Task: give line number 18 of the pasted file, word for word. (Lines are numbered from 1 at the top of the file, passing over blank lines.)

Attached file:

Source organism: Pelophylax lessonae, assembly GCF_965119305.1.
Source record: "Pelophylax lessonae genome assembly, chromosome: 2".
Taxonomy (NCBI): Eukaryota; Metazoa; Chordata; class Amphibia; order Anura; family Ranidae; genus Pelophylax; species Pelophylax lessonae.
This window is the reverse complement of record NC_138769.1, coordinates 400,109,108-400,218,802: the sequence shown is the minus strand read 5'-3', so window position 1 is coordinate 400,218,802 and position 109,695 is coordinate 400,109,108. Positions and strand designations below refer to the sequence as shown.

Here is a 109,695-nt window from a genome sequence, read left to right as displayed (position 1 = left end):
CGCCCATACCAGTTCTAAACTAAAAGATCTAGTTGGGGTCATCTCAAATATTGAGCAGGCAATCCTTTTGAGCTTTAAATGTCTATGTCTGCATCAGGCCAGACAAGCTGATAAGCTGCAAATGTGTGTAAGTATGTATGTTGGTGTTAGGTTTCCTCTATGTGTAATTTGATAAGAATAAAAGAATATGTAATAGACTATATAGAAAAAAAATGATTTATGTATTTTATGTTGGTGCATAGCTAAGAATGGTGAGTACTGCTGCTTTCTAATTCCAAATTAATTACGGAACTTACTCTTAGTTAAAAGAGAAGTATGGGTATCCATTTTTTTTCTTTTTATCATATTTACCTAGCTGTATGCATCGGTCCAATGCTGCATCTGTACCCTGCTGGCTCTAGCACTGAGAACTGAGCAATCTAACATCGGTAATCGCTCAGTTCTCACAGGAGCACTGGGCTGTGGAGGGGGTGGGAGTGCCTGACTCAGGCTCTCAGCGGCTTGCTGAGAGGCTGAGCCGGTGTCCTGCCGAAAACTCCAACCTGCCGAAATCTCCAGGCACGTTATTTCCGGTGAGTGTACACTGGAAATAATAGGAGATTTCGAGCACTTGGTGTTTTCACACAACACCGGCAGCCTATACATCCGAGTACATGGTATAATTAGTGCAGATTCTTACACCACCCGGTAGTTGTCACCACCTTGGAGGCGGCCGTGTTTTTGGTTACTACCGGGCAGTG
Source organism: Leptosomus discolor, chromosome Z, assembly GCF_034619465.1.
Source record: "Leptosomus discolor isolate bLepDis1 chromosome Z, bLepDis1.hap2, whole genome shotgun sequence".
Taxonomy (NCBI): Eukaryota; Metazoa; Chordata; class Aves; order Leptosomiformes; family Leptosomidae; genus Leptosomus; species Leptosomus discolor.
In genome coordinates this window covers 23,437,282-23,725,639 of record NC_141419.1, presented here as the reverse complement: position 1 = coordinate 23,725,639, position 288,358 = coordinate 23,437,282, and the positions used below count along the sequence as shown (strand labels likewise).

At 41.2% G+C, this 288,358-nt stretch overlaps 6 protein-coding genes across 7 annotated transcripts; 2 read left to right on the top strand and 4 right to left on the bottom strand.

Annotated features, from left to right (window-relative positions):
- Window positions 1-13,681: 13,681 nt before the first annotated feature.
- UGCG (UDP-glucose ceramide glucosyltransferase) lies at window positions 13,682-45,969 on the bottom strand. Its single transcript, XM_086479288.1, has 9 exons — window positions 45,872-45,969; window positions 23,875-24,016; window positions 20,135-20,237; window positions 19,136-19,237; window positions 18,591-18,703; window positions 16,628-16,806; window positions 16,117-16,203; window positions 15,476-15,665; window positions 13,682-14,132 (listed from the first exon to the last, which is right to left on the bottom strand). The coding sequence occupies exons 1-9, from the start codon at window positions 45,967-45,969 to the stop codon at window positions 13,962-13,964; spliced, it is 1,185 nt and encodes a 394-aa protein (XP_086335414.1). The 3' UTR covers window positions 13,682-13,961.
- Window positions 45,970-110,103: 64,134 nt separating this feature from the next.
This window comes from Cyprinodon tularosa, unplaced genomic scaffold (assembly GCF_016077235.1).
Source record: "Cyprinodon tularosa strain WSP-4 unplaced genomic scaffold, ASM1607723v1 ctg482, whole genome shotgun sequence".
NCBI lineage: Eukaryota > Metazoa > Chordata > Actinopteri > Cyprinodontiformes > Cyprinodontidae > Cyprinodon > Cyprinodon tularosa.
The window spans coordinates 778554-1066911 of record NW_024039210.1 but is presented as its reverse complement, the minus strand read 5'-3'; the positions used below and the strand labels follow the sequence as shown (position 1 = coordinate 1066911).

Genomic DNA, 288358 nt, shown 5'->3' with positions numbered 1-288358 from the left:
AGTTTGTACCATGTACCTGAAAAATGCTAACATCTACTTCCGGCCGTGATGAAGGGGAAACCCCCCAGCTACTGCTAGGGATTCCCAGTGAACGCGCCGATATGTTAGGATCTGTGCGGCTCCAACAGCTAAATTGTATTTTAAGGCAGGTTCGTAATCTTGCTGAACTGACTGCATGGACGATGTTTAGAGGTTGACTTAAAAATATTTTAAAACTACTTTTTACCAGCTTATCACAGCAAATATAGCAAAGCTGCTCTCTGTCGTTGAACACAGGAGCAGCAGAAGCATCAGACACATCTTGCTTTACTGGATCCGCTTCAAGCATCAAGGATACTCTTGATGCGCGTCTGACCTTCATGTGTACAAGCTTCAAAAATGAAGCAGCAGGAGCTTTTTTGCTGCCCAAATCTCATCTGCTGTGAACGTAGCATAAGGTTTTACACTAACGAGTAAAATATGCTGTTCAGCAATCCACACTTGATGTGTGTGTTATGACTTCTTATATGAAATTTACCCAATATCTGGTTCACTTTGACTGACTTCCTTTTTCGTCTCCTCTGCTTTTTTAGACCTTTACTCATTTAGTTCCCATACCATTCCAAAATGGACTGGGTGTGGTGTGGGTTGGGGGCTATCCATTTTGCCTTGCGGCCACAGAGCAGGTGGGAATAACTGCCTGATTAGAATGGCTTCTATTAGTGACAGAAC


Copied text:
NCBI lineage: Eukaryota > Metazoa > Chordata > Actinopteri > Cyprinodontiformes > Cyprinodontidae > Cyprinodon > Cyprinodon tularosa.